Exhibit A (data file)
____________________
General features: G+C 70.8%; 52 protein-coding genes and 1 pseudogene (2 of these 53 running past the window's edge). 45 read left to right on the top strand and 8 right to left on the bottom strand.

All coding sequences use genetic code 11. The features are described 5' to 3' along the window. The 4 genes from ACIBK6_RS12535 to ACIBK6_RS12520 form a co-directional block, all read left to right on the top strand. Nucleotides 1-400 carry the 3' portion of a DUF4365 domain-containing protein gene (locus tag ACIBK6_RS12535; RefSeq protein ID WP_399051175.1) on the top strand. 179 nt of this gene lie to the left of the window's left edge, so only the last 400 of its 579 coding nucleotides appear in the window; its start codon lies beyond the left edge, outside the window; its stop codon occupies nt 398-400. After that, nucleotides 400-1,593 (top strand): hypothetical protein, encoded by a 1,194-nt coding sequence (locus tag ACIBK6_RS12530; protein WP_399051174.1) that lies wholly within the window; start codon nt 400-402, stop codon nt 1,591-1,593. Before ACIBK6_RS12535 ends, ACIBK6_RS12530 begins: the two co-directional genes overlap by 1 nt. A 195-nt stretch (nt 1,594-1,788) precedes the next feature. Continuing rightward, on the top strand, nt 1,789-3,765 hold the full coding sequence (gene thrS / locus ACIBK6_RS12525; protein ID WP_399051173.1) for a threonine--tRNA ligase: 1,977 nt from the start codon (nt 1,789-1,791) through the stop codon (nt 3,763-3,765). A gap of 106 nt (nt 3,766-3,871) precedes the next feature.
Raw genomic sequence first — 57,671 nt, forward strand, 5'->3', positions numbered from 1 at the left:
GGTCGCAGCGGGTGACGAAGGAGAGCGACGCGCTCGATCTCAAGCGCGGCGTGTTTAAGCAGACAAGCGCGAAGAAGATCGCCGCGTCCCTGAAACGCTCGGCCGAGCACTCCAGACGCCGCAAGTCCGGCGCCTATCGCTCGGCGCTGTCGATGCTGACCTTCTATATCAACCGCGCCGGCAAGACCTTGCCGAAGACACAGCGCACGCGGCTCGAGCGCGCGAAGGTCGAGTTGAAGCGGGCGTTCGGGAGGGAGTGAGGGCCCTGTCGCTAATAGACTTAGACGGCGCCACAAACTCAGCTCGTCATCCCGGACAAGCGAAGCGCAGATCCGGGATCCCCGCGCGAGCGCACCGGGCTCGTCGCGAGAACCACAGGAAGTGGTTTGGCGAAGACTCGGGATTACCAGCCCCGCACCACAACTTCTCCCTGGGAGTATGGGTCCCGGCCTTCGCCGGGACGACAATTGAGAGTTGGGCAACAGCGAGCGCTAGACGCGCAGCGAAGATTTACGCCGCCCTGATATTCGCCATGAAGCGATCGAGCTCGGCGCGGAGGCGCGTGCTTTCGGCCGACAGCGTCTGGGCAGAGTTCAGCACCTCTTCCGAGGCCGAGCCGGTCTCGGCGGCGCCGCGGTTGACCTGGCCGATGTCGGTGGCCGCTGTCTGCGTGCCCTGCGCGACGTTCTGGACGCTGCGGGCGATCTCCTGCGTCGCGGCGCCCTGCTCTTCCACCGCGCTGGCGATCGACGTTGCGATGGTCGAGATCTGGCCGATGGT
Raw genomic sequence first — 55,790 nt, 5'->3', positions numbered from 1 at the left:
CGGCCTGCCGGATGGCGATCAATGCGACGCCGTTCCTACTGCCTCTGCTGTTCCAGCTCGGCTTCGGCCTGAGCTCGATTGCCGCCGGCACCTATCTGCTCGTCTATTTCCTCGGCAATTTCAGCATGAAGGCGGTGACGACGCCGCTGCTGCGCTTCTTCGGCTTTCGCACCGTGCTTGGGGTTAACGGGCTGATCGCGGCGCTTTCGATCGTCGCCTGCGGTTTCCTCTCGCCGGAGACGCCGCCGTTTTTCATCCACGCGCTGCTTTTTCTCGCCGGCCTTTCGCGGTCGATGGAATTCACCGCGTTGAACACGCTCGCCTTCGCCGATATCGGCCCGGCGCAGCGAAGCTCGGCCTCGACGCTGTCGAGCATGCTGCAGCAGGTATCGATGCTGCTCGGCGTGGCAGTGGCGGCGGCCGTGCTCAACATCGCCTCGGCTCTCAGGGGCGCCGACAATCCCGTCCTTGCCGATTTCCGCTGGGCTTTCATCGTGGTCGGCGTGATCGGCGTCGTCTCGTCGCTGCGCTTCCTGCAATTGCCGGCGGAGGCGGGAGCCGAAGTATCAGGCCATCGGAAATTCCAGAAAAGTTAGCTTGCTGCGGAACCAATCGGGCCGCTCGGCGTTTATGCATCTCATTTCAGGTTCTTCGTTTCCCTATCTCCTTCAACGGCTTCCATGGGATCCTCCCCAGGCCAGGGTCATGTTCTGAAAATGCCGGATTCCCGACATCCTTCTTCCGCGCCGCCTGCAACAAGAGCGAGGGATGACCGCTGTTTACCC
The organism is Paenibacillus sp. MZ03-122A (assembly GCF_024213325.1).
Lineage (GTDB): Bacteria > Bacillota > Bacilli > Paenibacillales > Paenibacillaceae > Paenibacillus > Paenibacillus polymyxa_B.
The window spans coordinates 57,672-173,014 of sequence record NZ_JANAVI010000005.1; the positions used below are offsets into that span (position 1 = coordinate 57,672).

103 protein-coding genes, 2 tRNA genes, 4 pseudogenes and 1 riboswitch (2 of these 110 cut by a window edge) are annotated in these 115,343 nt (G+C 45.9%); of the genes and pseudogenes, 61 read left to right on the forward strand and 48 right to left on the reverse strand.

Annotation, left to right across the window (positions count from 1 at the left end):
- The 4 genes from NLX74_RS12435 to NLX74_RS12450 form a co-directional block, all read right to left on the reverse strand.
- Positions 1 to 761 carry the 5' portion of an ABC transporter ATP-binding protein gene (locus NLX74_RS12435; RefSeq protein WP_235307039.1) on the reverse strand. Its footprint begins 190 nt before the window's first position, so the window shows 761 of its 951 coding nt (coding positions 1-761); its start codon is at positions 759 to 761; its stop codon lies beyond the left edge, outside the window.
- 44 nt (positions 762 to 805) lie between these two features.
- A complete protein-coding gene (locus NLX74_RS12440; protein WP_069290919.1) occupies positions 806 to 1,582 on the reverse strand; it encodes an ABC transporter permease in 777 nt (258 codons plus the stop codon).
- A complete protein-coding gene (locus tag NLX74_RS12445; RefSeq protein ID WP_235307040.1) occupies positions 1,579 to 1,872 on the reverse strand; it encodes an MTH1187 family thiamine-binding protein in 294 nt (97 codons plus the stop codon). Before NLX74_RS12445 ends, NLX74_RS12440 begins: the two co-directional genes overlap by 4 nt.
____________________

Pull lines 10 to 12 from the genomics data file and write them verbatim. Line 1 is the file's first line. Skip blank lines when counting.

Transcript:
103 protein-coding genes, 2 tRNA genes, 4 pseudogenes and 1 riboswitch (2 of these 110 cut by a window edge) are annotated in these 115,343 nt (G+C 45.9%); of the genes and pseudogenes, 61 read left to right on the forward strand and 48 right to left on the reverse strand.

Annotation, left to right across the window (positions count from 1 at the left end):
- The 4 genes from NLX74_RS12435 to NLX74_RS12450 form a co-directional block, all read right to left on the reverse strand.